New low cost carrier FlySafair has been grounded after the North Gauteng High Court granted an interdict preventing it commencing flights on October 17 as planned. FlySafair’s competitor Comair applied for the interdict based on ownership rules for South African airlines.
In a statement, FlySafair CEO Dave Andrew apologised to customers who had already bought tickets and said that passengers are guaranteed that their money will be refunded. “Having had time to study the interdict, we have made the decision to cancel all bookings and refund all passengers for tickets booked, starting with the most imminent flights and doing it as quickly as possible.”
Andrew said the court yesterday ordered Comair to accommodate FlySafair’s passengers by honouring their ticket prices and dates of travel as was booked and agreed to with FlySafair. “Comair is further instructed do this at no extra charge to the passenger,” he said in the statement. Judge Neil Tuchten also ordered Comair to bring the outcome of the court order to the public’s notice. Comair will now have to accommodate an extra 2 000 to 2 500 passengers who bought FlySafair tickets.
Andrew noted that the court interdict was unfortunate and “contrary to our expectations” and prohibits FlySafair from starting operations “until such time that the Air Services Licensing Council’s decision to grant Safair the scheduled license has been reviewed by the court.”
Comair, in its objection to FlySafair, said the new carrier is owned by Irish group ASL Aviation and that the three South African directors with 75% of the voting rights are fronting for the company, which would be in violation of South African law that states that foreign entities may not own more than 25% of a domestic airline. Comair said director Hugh Flynn did not normally reside in South Africa as claimed by FlySafair.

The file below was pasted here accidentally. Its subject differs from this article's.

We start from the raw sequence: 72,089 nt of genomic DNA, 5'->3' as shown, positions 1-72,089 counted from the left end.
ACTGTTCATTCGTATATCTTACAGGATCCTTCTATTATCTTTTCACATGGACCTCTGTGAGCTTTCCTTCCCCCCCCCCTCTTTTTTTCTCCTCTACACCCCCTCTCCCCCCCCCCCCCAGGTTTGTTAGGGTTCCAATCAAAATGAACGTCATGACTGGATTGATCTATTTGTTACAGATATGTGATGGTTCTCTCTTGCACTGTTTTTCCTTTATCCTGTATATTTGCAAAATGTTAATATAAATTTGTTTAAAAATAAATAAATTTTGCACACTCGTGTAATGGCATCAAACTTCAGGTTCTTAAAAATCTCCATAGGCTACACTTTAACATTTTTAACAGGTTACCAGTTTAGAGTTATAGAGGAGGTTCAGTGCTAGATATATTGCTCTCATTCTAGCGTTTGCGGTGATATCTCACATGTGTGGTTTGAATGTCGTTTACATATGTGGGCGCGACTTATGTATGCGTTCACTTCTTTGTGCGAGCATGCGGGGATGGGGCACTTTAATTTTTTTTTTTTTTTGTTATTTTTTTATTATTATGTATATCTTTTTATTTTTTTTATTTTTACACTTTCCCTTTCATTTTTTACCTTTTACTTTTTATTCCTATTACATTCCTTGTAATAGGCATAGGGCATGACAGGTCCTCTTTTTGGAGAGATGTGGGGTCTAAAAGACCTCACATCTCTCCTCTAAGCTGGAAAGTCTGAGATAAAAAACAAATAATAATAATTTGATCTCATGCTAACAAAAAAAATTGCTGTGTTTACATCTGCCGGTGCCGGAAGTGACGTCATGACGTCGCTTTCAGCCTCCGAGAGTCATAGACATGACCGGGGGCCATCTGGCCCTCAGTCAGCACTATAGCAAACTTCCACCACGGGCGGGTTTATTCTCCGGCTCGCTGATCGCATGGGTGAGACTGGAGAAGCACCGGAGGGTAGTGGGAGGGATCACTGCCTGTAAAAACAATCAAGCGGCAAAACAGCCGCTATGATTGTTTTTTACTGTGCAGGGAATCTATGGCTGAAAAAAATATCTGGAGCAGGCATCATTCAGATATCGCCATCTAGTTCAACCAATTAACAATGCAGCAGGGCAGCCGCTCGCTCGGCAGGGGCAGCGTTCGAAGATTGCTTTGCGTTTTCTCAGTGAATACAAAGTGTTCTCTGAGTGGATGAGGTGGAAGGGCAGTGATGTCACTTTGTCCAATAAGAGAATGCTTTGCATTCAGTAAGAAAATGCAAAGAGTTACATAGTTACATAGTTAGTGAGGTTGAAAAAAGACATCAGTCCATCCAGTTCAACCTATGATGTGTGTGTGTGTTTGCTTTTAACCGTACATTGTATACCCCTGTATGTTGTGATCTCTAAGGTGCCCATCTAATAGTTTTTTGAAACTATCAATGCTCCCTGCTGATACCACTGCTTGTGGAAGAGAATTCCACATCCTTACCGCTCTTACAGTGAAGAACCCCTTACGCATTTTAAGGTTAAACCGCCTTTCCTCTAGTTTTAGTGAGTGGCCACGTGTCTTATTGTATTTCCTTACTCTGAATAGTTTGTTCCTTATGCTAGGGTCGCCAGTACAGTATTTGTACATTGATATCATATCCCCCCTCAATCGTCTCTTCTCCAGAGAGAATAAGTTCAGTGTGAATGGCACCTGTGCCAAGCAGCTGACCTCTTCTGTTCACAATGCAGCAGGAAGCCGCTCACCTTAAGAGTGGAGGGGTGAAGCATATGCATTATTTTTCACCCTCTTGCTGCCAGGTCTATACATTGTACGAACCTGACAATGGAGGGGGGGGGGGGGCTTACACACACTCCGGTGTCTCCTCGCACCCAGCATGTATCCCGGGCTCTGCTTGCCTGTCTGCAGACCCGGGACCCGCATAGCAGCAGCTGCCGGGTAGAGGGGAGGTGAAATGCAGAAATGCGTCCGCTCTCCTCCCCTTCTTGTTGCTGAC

Andrew has firmly denied such charges, saying that parent company Safair Operations has a 75% South African shareholding, which is in line with the Air Services Licensing Act. The other 25% of voting rights are held by Safair Operations Ireland, owned by ASL Aviation.
Tuchten said it appeared FlySafair was controlled by its Irish, and ultimately Belgian, owners. “In my view there is a strong probability that Safair is both commercially and legally obliged to defer to and implement any decisions made by its holding companies in relation to Safair’s proposed operation…and that Safair will thus not be in effective control of the proposed new enterprise.”
Comair was joined in its interdict application by 1time founders Glenn Orsmond and Rodney James, who, together with Johan Borstlap, are planning to launch low cost carrier Flywise later this year.
Further competition in the South African airline arena may come from FastJet, which had originally planned to begin flying between Dar es Salaam, Tanzania, and Johannesburg in September. This was postponed to October and has now been delayed again.
In August FlySafair announced it would offer up to ten flights a day between the key hubs of Cape Town and Johannesburg, using two Boeing 737-400 aircraft. The airline said it saw a gap in the market after the demise of 1time and Velvet Sky pushed the prices of airline tickets up, causing a drop in domestic traffic. “FlySafair has increased the number of cheap tickets in the domestic market and…we’ve driven the general prices in the industry down,” Andrew said in the statement yesterday.
He added that the FlySafair board is “considering all available options as we remain dedicated to the launch of FlySafair,” and urged customers to keep an eye on the skies as the carrier is committed to resolving the issue.